Netflix is Raising Rates



NetflixNetflix will be raising prices for its U.S. subscribers starting on October 5, the company confirmed to Business Insider on Thursday. The basic plan, which only lets users watch on one screen at a time and doesn't offer HD, will remain the same price at $7.99.

Wall Street appeared to approve of the move, as Netflix shares were up almost 4% to $191 apiece in midday trading. The change to its price will now have subscribers paying $13.99 per month.

Subscribers to the single, non-HD plan will not see a price increase.

The price increase should come as no major surprise since Netflix continues to produce some of the most popular series out there, Stranger Things, Orange Is The New Black and House of Cards being the most well-known shows to come from the platform. This is the logic that prevents some consumers from ditching cable: At a certain point, the cost of an internet plan plus various streaming services equals the price of the traditional TV bundle, or at least is competitive enough that it's mostly a wash. Those who try to sign up today for Netflix will see the new, higher prices and not the old pricing.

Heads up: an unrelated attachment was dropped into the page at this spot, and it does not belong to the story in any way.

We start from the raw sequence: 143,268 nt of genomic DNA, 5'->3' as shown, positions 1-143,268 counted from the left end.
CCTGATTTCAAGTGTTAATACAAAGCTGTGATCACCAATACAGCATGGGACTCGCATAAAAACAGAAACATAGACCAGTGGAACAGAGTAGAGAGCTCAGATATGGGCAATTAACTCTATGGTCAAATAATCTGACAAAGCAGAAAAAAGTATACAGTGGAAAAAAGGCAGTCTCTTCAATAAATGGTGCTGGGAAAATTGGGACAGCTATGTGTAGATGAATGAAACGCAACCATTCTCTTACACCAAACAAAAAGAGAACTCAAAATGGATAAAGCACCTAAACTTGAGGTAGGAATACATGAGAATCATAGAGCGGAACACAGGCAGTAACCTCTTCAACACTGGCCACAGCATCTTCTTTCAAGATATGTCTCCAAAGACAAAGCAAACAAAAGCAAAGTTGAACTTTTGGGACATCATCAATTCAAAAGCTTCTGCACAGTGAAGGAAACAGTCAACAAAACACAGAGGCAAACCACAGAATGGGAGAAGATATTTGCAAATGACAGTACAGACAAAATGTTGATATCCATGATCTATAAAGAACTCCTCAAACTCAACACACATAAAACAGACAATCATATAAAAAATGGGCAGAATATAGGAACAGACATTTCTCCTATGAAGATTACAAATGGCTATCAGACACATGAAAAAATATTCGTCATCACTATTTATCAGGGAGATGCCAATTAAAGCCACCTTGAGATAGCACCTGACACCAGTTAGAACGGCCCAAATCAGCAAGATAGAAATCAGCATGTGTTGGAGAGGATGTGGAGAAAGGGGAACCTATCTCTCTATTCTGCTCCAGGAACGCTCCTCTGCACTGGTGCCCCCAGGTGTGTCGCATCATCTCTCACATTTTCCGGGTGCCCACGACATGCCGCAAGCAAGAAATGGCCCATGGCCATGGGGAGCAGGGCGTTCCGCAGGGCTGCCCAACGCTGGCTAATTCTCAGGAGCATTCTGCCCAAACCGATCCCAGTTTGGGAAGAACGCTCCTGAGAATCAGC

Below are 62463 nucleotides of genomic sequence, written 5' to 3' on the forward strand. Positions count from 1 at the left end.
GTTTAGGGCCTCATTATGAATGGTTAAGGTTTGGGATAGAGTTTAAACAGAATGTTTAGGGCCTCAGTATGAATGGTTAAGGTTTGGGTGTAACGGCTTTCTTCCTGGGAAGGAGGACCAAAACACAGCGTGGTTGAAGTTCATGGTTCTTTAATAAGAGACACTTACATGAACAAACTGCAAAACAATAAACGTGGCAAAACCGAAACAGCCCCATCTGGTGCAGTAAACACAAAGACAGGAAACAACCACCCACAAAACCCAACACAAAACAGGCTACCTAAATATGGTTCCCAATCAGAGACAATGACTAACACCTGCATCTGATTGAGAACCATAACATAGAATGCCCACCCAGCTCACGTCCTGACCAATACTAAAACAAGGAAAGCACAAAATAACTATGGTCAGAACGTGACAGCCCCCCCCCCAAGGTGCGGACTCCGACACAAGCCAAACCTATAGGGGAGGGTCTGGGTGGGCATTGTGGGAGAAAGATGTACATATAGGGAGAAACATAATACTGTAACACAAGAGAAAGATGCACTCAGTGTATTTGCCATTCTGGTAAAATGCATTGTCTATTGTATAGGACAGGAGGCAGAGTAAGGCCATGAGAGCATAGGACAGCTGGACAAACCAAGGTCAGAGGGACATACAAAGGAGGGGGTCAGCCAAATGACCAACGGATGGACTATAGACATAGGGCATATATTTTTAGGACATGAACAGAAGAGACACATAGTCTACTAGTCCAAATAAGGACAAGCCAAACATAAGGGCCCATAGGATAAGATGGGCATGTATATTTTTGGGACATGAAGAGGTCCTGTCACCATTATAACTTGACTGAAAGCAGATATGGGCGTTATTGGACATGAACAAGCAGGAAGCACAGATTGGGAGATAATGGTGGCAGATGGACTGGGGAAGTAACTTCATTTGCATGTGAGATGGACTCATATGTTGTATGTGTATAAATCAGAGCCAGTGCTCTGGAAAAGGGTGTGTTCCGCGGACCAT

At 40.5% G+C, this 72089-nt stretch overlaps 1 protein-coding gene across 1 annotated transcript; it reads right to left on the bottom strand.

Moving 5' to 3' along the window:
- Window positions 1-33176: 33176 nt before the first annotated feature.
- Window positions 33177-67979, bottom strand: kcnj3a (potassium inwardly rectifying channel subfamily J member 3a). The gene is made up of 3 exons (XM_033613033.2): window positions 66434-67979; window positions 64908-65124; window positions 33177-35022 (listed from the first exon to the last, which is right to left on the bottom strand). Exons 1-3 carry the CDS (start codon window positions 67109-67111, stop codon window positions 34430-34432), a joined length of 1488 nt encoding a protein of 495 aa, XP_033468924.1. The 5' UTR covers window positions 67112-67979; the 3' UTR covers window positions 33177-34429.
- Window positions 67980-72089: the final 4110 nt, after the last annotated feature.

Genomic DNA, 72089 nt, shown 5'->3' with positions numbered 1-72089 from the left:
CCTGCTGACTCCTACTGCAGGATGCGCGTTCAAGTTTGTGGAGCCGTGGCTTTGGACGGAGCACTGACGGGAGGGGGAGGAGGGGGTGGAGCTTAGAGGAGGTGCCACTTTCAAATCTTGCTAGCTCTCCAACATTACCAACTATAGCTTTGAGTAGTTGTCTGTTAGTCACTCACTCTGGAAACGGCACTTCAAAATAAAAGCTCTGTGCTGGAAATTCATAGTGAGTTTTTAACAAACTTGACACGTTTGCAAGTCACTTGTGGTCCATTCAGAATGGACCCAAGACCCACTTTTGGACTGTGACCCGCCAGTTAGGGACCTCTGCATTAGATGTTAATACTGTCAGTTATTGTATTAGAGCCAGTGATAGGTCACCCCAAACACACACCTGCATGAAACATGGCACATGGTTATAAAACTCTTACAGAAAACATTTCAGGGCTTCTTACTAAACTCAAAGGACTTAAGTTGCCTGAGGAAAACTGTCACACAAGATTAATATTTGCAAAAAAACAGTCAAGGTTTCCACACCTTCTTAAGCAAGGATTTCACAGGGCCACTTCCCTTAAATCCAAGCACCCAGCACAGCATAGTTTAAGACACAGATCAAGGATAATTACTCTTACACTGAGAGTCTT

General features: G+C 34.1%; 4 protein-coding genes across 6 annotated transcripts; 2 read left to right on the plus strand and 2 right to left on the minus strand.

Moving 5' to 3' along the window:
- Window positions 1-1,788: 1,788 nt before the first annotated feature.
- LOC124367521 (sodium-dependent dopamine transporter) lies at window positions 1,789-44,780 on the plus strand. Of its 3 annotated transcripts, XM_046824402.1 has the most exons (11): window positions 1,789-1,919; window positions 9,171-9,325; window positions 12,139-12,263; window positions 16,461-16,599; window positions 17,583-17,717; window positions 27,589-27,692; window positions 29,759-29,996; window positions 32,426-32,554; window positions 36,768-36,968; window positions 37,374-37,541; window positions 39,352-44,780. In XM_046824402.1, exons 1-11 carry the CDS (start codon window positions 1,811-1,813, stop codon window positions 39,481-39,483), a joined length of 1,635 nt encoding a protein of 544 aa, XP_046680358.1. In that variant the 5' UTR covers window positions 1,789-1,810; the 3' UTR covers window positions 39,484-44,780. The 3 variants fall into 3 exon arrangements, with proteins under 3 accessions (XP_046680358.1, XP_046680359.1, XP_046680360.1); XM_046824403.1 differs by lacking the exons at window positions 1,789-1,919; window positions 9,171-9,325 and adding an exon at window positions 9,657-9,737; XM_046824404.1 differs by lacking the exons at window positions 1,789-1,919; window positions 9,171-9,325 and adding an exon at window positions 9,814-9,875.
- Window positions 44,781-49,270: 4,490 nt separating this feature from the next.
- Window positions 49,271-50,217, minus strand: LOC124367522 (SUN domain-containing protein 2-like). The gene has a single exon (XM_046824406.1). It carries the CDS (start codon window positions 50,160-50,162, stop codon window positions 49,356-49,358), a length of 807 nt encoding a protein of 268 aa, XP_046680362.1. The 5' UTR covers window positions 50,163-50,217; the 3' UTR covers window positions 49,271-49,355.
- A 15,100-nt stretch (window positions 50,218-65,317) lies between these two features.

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HBO is a more expensive competitor at $14.99 a month.

Speaking to Gizmodo, a Netflix spokesperson cited more original and interactive content as reasons for the shift.

The higher pricing comes as the video streaming service spends heavily on original content and expanding outside the U.S. With more than 50 million subscribers in the US and 100 million customers worldwide, Netflix is already beating USA cable subscription totals (48 million). This package was previously only $11.99 per month. Netflix has also benefited from a low cost and widespread support across televisions, set-top boxes, video game consoles, and other hardware, making it cheap and easy for users to access its content.

Netflix's price increases always spark drama.

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